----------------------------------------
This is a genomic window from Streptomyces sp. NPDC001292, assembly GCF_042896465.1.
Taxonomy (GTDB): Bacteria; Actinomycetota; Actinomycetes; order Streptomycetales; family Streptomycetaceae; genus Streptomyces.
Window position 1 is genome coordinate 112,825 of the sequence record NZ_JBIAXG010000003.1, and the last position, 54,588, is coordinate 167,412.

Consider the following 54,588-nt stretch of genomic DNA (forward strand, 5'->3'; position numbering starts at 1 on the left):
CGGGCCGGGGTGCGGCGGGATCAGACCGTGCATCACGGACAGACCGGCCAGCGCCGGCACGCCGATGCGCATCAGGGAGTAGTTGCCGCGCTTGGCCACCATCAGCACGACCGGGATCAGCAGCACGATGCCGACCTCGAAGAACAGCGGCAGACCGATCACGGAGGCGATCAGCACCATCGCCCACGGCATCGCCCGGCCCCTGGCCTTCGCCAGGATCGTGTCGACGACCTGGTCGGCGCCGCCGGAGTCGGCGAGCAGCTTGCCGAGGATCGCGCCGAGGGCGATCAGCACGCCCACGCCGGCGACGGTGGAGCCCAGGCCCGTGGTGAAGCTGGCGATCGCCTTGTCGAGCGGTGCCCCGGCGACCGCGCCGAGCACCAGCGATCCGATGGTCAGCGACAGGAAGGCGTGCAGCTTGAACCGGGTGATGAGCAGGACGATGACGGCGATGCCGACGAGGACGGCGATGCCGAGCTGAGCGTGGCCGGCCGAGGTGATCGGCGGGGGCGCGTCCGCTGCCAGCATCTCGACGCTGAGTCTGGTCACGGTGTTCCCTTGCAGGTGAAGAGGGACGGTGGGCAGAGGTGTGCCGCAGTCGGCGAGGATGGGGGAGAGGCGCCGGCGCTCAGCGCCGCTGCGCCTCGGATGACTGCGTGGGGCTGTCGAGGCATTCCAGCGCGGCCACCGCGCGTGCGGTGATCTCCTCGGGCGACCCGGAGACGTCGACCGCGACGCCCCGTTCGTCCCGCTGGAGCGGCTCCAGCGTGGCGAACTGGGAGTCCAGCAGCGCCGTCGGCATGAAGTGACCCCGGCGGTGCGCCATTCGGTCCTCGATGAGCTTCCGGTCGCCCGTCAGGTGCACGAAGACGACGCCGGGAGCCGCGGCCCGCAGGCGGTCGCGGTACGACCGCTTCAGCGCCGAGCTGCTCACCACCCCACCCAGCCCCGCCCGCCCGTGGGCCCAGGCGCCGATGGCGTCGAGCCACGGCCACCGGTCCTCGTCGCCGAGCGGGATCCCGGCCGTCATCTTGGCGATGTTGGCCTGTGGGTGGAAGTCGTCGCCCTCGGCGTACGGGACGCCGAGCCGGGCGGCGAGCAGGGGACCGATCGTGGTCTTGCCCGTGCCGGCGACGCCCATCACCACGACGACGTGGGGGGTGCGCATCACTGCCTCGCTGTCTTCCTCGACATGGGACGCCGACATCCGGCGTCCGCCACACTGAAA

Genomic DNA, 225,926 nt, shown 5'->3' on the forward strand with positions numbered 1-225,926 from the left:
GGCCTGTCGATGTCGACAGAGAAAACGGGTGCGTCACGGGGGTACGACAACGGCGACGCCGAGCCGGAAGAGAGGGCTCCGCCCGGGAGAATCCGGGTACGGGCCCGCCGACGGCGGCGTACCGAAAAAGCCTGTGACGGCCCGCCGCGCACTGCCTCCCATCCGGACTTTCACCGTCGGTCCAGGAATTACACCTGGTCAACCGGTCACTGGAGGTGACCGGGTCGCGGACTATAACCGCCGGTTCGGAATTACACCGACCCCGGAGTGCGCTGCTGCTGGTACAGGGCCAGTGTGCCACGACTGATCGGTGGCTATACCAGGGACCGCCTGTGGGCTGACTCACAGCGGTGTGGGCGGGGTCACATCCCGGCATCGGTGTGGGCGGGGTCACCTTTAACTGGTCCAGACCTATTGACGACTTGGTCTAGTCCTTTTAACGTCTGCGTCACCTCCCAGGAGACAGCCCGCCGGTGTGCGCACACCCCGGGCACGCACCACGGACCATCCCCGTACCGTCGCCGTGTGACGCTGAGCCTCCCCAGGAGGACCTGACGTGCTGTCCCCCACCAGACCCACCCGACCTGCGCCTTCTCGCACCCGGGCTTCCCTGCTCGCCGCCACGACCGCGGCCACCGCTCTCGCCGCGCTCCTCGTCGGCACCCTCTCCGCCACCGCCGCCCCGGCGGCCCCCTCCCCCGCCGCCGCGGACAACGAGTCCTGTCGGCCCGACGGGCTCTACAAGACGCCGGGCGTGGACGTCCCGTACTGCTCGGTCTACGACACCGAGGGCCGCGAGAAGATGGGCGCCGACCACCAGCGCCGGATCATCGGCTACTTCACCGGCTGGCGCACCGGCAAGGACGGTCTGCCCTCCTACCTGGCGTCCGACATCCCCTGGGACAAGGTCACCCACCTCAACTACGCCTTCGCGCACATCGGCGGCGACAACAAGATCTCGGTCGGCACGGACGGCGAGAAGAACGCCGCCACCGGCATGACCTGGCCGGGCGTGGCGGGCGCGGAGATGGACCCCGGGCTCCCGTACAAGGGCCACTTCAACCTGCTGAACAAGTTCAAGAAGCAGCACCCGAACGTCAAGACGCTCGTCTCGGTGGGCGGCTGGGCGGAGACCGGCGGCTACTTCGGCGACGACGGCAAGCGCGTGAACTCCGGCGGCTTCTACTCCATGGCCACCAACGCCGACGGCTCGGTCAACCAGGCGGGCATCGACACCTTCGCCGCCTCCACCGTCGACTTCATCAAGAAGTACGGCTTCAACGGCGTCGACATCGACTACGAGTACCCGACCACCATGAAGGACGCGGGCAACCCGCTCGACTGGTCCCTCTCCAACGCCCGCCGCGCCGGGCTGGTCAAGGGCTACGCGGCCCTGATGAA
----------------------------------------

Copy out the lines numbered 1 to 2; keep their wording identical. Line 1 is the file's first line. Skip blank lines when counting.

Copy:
This is a genomic window from Streptomyces sp. NPDC001292, assembly GCF_042896465.1.
Taxonomy (GTDB): Bacteria; Actinomycetota; Actinomycetes; order Streptomycetales; family Streptomycetaceae; genus Streptomyces.